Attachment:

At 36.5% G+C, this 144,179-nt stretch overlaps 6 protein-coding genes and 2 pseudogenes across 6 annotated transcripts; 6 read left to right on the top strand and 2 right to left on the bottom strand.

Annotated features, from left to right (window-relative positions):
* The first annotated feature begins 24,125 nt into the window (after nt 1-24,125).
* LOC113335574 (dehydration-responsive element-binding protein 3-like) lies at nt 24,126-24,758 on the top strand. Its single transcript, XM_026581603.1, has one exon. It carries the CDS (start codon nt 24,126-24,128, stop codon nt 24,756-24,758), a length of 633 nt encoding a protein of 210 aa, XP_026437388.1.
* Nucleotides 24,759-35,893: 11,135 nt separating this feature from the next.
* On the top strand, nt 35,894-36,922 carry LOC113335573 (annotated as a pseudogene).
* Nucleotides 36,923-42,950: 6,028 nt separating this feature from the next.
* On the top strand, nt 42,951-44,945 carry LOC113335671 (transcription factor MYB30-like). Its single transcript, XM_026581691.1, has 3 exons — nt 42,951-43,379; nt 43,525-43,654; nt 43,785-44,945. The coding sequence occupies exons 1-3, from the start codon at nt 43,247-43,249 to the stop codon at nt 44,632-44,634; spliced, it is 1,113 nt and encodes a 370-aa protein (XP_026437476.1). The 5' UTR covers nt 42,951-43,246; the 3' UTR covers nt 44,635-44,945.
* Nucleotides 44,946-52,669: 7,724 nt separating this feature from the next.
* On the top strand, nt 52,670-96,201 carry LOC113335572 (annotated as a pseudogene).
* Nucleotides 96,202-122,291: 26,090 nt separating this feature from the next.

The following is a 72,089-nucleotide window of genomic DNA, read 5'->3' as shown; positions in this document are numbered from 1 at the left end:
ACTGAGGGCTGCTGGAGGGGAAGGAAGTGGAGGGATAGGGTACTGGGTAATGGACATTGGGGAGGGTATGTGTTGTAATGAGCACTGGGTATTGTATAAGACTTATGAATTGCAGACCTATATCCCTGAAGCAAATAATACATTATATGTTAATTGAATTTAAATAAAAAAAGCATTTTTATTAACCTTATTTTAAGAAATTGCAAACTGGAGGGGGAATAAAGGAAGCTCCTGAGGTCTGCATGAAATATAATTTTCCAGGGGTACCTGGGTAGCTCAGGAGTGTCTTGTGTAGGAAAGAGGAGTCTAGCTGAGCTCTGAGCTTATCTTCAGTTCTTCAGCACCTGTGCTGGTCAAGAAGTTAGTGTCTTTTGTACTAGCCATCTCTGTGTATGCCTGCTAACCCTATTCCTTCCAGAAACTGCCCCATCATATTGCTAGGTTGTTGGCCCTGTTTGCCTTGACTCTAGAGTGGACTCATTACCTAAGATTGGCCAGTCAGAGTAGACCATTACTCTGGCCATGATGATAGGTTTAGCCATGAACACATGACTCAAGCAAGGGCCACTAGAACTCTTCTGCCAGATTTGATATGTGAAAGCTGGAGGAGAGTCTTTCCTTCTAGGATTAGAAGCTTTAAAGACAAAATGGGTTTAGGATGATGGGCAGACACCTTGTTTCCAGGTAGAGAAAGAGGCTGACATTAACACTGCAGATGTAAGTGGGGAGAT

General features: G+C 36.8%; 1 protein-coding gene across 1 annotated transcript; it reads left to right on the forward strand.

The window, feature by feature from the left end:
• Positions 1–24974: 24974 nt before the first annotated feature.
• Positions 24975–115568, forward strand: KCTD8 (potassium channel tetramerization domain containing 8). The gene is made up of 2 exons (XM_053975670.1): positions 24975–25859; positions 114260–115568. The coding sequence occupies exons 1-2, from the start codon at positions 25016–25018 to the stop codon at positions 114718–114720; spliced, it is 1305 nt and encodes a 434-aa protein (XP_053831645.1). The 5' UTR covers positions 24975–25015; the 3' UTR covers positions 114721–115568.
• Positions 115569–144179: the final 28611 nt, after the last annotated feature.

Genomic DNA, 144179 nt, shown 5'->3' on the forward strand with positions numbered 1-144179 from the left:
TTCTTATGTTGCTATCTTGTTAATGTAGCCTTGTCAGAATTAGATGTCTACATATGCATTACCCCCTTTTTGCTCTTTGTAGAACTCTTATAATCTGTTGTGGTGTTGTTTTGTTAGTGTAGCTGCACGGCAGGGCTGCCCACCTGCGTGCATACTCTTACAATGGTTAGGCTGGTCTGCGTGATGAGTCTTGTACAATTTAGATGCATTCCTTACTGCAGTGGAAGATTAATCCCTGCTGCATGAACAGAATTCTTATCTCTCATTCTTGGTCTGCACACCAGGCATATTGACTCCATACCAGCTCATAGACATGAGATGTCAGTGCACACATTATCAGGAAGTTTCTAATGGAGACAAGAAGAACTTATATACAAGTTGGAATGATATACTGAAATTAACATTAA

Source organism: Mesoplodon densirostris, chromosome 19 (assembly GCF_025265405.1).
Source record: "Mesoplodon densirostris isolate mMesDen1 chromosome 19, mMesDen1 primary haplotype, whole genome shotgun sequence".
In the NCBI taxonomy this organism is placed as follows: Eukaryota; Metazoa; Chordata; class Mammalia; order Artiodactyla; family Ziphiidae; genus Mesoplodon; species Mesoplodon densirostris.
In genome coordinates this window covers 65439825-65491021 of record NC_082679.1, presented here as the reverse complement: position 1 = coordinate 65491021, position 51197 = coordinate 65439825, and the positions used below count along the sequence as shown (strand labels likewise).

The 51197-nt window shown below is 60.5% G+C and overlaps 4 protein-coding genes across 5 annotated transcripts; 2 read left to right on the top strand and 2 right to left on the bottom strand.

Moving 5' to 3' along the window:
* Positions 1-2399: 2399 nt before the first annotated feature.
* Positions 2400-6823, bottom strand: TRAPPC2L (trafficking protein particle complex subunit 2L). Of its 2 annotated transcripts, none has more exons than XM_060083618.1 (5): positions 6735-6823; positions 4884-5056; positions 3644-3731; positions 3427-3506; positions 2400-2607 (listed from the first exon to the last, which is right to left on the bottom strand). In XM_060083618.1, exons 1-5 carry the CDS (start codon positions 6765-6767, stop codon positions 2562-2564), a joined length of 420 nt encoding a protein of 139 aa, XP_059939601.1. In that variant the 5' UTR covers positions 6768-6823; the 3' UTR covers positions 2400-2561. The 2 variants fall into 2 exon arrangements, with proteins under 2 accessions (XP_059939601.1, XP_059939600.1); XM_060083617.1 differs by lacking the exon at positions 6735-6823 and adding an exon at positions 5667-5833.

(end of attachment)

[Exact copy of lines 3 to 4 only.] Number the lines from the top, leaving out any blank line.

* The first annotated feature begins 24,125 nt into the window (after nt 1-24,125).
* LOC113335574 (dehydration-responsive element-binding protein 3-like) lies at nt 24,126-24,758 on the top strand. Its single transcript, XM_026581603.1, has one exon. It carries the CDS (start codon nt 24,126-24,128, stop codon nt 24,756-24,758), a length of 633 nt encoding a protein of 210 aa, XP_026437388.1.